Critique of Bored Reason

In this philosophical study, Dmitri Nikulin explores the concept’s genealogy to argue that boredom is the mark of modernity. Nikulin contends that boredom is a specifically modern phenomenon.

Critique of Bored Reason

Most of the core concepts of the Western philosophical tradition originate in antiquity. Yet boredom is strikingly absent from classical thought. In this philosophical study, Dmitri Nikulin explores the concept’s genealogy to argue that boredom is the mark of modernity. Nikulin contends that boredom is a specifically modern phenomenon. He provides a critical reconstruction of the concept of the modern subject as universal, rational, autonomous, and self-sufficient. Understanding itself in this way, this subject is at once the protagonist, playwright, director, and spectator of the staged drama of human existence. It is therefore inevitably monological, lonely, and alone, and can neither escape its own presence nor get rid of it. In other words, it is bored—and this boredom is the fundamental expression and symptom of the modern condition. Considering such thinkers as Descartes, Pascal, Kant, Kierkegaard, Kracauer, Heidegger, and Benjamin, Critique of Bored Reason places boredom on center stage in the philosophical critique of modernity. Nikulin also considers the alternative to the notion of the autonomous subject in the—nonbored and nonboring—dialogic and comic subject capable of shared existence with others.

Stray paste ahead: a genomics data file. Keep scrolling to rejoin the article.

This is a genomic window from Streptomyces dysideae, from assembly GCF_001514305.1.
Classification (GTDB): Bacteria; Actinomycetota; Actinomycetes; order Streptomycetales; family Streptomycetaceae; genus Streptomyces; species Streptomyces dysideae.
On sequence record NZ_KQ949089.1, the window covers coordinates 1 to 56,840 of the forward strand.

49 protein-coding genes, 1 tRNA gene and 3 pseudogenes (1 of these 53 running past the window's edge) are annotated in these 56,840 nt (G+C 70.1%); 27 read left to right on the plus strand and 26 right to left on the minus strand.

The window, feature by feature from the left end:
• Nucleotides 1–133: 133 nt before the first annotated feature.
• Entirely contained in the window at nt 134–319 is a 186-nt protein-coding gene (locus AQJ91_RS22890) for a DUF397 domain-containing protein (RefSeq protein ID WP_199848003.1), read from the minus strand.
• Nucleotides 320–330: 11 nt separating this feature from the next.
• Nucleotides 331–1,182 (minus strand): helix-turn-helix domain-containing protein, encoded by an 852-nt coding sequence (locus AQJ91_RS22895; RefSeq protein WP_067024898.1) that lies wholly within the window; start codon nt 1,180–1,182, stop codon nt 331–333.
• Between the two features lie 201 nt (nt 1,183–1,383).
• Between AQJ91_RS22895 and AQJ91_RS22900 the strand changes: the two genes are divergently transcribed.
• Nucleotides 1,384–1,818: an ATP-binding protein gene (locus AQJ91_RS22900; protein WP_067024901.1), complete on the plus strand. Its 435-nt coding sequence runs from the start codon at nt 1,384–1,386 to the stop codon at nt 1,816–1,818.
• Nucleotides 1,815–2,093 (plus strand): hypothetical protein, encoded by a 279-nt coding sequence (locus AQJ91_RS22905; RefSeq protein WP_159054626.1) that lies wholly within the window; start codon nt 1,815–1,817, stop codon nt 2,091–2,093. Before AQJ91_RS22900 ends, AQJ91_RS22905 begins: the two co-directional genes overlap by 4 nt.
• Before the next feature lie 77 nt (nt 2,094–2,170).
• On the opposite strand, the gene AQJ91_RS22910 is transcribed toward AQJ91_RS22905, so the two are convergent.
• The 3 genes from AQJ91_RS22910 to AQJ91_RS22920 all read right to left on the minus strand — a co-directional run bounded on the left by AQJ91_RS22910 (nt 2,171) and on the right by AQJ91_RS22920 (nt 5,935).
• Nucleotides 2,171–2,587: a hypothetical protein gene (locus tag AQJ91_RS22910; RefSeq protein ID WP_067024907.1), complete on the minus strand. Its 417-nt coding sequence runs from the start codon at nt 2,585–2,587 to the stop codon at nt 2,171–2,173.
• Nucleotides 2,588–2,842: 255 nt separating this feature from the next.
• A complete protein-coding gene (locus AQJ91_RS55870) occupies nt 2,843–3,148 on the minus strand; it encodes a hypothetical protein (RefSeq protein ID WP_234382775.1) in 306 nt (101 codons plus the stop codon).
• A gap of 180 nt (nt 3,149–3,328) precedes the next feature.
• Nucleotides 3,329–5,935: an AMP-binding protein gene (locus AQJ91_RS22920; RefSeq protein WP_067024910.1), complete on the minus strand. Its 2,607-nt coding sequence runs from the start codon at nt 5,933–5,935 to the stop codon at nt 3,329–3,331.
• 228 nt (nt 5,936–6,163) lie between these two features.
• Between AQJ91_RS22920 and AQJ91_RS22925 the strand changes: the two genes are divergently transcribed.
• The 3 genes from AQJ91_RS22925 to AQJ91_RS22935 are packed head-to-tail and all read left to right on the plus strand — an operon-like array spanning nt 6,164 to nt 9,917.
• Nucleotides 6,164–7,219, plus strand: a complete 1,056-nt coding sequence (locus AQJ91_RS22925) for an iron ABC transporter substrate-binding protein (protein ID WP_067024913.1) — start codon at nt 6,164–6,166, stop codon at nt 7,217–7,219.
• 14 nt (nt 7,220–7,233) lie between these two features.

More Books:

Critique of Bored Reason
Language: en
Pages:
Authors: Dmitri Nikulin
Categories: Philosophy
Type: BOOK - Published: 2021-11-02 - Publisher: Columbia University Press

Most of the core concepts of the Western philosophical tradition originate in antiquity. Yet boredom is strikingly absent from classical thought. In this philosophical study, Dmitri Nikulin explores the concept’s genealogy to argue that boredom is the mark of modernity. Nikulin contends that boredom is a specifically modern phenomenon. He
Melancholy and the Critique of Modernity
Language: en
Pages: 304
Authors: Harvie Ferguson
Categories: Social Science
Type: BOOK - Published: 2005-08-10 - Publisher: Routledge

The connections between the emergence of modern society and the experience of melancholy are explored through a comprehensive re-examination of Soren Kierkegaard's rich and insightful writings.
Dialogic Pedagogy and Polyphonic Research Art
Language: en
Pages: 326
Authors: Eugene Matusov, Ana Marjanovic-Shane, Mikhail Gradovski
Categories: Education
Type: BOOK - Published: 2019-04-04 - Publisher: Springer

This book presents voices of educators describing their pedagogical practices inspired by the ethical ontological dialogism of Mikhail M. Bakhtin. It is a book of educational practitioners, by educational practitioners, and primarily for educational practitioners. The authors provide a dialogic analysis of teaching events in Bakhtin-inspired classrooms and emerging issues,
The Culture of Boredom
Language: en
Pages: 324
Authors: Eugene Matusov, Ana Marjanovic-Shane, Mikhail Gradovski
Categories: Literary Criticism
Type: BOOK - Published: 2020-04-28 - Publisher: BRILL

Culture of Boredom is a collection of essays by well-known specialists reflecting from philosophical, literary, and artistic perspectives. The goal is to clarify the background of boredom, and to explore its representation through forgotten cross-cutting narratives.
Melville and the Theme of Boredom
Language: en
Pages: 247
Authors: Daniel Paliwoda
Categories: Literary Criticism
Type: BOOK - Published: 2010-01-13 - Publisher: McFarland

Boredom is a prevalent theme in Herman Melville’s works. Rather than a passing fancy or a device for drawing attention to the action that also permeates his work, boredom is central to the writings, the author argues. He contends that in Melville’s mature work, especially Moby Dick, boredom presents itself